Sunday, September 20, 2015

Circumstellar Disks in Binary Systems Have Infrared Excess, may be Undergoing Photoevaporation

Study of infrared excess from circumstellar disks in binaries with Spitzer/IRAC


Itoh et al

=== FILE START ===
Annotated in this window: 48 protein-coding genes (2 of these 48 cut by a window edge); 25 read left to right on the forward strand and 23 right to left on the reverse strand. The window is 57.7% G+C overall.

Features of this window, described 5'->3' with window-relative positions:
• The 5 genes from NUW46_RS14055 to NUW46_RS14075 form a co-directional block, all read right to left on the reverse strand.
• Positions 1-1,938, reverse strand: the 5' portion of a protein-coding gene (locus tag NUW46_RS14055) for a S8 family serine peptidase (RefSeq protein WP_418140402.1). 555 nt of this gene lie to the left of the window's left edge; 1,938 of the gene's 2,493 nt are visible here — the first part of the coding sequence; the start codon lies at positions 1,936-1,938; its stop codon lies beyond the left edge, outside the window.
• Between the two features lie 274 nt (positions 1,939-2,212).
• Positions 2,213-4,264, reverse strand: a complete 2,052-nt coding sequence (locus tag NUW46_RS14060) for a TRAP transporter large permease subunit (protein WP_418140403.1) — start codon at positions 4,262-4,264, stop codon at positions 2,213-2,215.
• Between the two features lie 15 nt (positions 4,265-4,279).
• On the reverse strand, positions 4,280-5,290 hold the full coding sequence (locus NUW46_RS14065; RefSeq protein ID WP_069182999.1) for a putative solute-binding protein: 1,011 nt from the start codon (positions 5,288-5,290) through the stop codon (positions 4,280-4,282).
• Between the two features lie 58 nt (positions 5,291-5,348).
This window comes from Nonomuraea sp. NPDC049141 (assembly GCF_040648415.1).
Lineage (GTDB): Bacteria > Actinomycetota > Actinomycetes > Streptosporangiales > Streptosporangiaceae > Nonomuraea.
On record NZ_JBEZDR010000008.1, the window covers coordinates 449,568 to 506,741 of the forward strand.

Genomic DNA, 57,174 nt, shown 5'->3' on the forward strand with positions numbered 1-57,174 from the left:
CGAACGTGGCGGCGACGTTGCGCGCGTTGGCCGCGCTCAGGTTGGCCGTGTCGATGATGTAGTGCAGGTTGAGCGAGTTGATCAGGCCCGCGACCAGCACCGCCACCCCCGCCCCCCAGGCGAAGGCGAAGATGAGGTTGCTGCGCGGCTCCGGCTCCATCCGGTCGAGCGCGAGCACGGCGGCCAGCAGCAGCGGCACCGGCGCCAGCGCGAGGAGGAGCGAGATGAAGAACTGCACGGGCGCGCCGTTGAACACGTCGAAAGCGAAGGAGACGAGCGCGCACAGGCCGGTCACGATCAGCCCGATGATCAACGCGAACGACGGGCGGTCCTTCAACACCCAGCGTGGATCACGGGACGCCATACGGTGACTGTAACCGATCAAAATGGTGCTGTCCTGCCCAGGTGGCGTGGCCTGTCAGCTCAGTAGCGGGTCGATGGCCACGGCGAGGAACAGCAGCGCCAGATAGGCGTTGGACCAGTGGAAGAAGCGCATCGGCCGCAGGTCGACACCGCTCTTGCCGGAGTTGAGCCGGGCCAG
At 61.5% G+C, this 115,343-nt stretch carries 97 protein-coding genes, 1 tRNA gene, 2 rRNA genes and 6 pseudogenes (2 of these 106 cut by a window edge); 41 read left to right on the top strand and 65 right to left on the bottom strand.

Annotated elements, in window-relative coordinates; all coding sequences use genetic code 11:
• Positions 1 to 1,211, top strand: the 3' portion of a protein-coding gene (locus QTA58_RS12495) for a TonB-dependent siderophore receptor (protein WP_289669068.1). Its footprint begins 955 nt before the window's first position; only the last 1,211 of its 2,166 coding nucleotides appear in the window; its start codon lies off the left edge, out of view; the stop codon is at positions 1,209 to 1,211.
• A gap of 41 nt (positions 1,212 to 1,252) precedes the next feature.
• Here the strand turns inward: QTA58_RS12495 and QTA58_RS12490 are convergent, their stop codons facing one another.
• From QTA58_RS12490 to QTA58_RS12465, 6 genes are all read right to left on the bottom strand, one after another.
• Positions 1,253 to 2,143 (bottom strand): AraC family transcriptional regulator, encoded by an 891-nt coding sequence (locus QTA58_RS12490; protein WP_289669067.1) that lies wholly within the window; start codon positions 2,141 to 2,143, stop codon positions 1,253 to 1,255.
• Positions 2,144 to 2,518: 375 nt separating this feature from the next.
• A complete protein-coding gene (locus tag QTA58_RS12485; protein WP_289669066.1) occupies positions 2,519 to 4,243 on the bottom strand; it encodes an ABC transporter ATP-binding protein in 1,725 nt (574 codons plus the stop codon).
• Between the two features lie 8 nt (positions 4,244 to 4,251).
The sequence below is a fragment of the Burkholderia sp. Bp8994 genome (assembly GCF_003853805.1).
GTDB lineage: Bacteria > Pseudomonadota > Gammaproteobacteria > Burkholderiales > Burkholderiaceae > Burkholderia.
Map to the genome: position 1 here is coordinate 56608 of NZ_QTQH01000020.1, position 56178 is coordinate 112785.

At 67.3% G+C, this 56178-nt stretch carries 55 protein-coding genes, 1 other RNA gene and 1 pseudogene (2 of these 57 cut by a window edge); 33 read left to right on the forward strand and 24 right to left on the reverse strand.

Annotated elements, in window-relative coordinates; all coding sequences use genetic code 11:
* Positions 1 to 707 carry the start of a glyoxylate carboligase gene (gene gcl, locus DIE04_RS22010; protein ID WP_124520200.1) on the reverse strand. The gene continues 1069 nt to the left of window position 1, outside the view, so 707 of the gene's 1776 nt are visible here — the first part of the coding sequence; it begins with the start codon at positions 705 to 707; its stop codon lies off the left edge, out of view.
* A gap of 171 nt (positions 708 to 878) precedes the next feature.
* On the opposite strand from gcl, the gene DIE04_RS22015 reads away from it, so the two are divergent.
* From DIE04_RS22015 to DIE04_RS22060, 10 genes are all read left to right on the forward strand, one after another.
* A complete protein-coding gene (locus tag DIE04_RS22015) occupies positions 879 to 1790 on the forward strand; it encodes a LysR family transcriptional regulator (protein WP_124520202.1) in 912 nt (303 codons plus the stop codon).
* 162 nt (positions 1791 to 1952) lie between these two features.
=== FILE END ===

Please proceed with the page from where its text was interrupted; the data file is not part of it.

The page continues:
The presence of excess emission at 3.6--8.0 μm was investigated in a sample of 27 binary systems located in two nearby star-forming regions, Taurus and Ophiuchus, by using Spitzer/Infrared Array Camera (IRAC) archival data. Angular (Projected) separations for the binaries are greater than 2"(∼280 AU), which allowed us to perform spatially resolved photometry of individual primary and secondary sources. The measured occurrence of infrared excess suggests that binarity plays a role in the evolution of circumstellar disks, even at such wide binary separations. Most of the binaries have excess emission from both the circumprimary and circumsecondary disks, or show photospheric levels for both components at all four wavelengths of IRAC. On the other hand, four systems (17+11−8%, designated by "mixed" systems) exhibit excess emission from a single binary component. This ratio is significantly smaller than that predicted by the random pairing of single stars, suggesting that circumprimary and circumsecondary disks are synchronously dispersed. In addition, the excess frequencies (EFs) of primary and secondary sources with a projected distance of ap≃280--450 AU are 100+0−17% and 91+8−18%, respectively, and significantly higher than that of single stars (70±5%). We made a simple model describing the EF distribution as a function of the disk outer radius, Rout. Comparisons with observations using the Kolmogorov-Smirnov test show that the observational data are consistent with the model when the EF≃1 region is found at Rout∼30--100 AU. This disk radius is smaller than that typically estimated for single stars. The high EF of circumstellar disks with these radii may indicate a prolonged lifetime of dust in binary systems possibly because smaller disks counteract mass loss by photoevaporation.

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